Sunday, September 27, 2015

This policy has the pope's blessing

By Mathew Goldstein

Advocacy emails, blogs, articles, web sites, petitions, by the hundreds are citing statements by the Bishop of Rome, Vicar of Jesus Christ, Successor of the Prince of the Apostles, Supreme Pontiff of the Universal Church, Primate of Italy, Archbishop and Metropolitan of the Roman Province, Sovereign of the State of Vatican City, Servant of the Servants of God.  He is often referred to as the Holy Father by other Catholics,  but we non-Catholics more often refer to him simply as the Pope (a colloquial substitute for the Latin word for father). He tells us that we should welcome refugees, protect the environment, abolish the death penalty, equalize income, stop manufacturing and selling weapons, etc.  Congress recently listened to him speak at the invitation of the Catholic Speaker of the House of Representatives.

Good policy needs champions and bad policy needs opponents.  Yet a policy is not good because someone supports it nor bad because someone opposes it.  Pope Francis must make the argument for why any policy he favors would be good in competition with the people who argue that the policy would be bad, like every other advocate must do.  The Catholic Church has millions of members in he United States, and many millions more throughout the world, yet all popes speak merely as human representatives of a human institution with no special insights or authorities.

Too often religious leaders are deferred to.  They are perceived by too many people as speaking with more authority and wisdom than others.  Taught from childhood that faith in the truth of religious doctrines is a highest virtue, some people are all too happy to follow too uncritically their holy guru wearing white robes.  Religious leaders too often self-claim to have sacred insights into the will of an alleged deity who is the ultimate supernatural authority for all of humanity.  Pope Francis, not withstanding his efforts to convey an image of humbleness, unavoidably carries some of this haughty attitude, inextricably weaved into his position as religious head of the Catholic Church, with him.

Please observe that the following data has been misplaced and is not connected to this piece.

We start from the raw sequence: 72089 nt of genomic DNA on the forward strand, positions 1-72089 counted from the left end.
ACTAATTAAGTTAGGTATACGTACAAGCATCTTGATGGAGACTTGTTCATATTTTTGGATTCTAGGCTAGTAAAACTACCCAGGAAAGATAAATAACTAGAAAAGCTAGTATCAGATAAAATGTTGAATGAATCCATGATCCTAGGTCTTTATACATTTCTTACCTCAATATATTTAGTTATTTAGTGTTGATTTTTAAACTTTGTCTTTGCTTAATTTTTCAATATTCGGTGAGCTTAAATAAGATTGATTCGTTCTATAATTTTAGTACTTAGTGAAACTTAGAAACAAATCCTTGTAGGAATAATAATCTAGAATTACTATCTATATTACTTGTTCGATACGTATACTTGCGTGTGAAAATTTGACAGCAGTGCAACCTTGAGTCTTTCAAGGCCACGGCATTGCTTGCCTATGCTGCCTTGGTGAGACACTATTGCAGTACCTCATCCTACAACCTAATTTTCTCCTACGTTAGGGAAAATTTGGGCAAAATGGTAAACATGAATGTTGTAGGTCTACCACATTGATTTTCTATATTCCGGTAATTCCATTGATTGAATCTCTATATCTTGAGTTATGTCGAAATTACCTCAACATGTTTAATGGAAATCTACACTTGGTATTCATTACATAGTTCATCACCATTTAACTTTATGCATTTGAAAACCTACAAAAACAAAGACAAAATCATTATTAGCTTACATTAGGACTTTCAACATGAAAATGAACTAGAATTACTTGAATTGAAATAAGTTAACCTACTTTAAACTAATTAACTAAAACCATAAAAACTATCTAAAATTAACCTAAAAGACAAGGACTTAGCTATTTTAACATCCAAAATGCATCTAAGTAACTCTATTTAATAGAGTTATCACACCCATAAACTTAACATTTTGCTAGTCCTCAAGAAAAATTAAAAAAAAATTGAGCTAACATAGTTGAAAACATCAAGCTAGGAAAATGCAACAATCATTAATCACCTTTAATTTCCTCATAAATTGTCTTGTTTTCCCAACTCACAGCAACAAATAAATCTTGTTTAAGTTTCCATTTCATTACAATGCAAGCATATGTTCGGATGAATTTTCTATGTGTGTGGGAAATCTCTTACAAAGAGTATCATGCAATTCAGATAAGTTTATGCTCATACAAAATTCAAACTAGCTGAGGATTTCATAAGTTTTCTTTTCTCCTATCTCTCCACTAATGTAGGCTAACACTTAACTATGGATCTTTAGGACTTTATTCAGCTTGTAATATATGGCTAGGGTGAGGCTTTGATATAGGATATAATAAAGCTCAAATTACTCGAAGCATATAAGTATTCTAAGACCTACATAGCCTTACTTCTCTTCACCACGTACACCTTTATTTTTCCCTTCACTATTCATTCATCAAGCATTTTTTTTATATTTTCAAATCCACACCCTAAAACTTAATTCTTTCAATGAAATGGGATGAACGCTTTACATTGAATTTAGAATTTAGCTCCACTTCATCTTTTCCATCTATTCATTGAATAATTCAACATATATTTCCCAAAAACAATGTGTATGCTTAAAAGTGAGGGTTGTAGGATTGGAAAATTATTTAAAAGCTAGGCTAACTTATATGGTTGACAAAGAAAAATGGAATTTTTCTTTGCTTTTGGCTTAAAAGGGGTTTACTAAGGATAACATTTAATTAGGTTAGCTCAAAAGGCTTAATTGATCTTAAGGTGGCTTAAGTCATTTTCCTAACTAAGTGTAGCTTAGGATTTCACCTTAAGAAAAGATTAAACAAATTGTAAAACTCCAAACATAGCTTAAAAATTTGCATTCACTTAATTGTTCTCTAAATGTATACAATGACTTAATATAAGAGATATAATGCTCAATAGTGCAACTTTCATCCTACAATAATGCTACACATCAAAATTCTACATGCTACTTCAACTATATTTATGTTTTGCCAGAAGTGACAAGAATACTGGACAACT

Policy advocates should keep this in mind when they opportunistically cite this pope as favoring a policy that they also favor.  True liberals, whether they are religious or not, are freethinkers.  Policy can be defined as good or bad only on the secular criteria of merit and therefore must be identified from thinking and deliberation that is anchored as much as possible in what the available empirical evidence says regarding what best promotes human welfare. There are no shortcuts, there is no perfection, there are often trade-offs.  All religions are fictions, all gods are imaginary.  Advocacy groups that enthusiastically single out and cite this pope, as if his judgements should be understood to carry more weight than everyone else's, are not serving the public interest.

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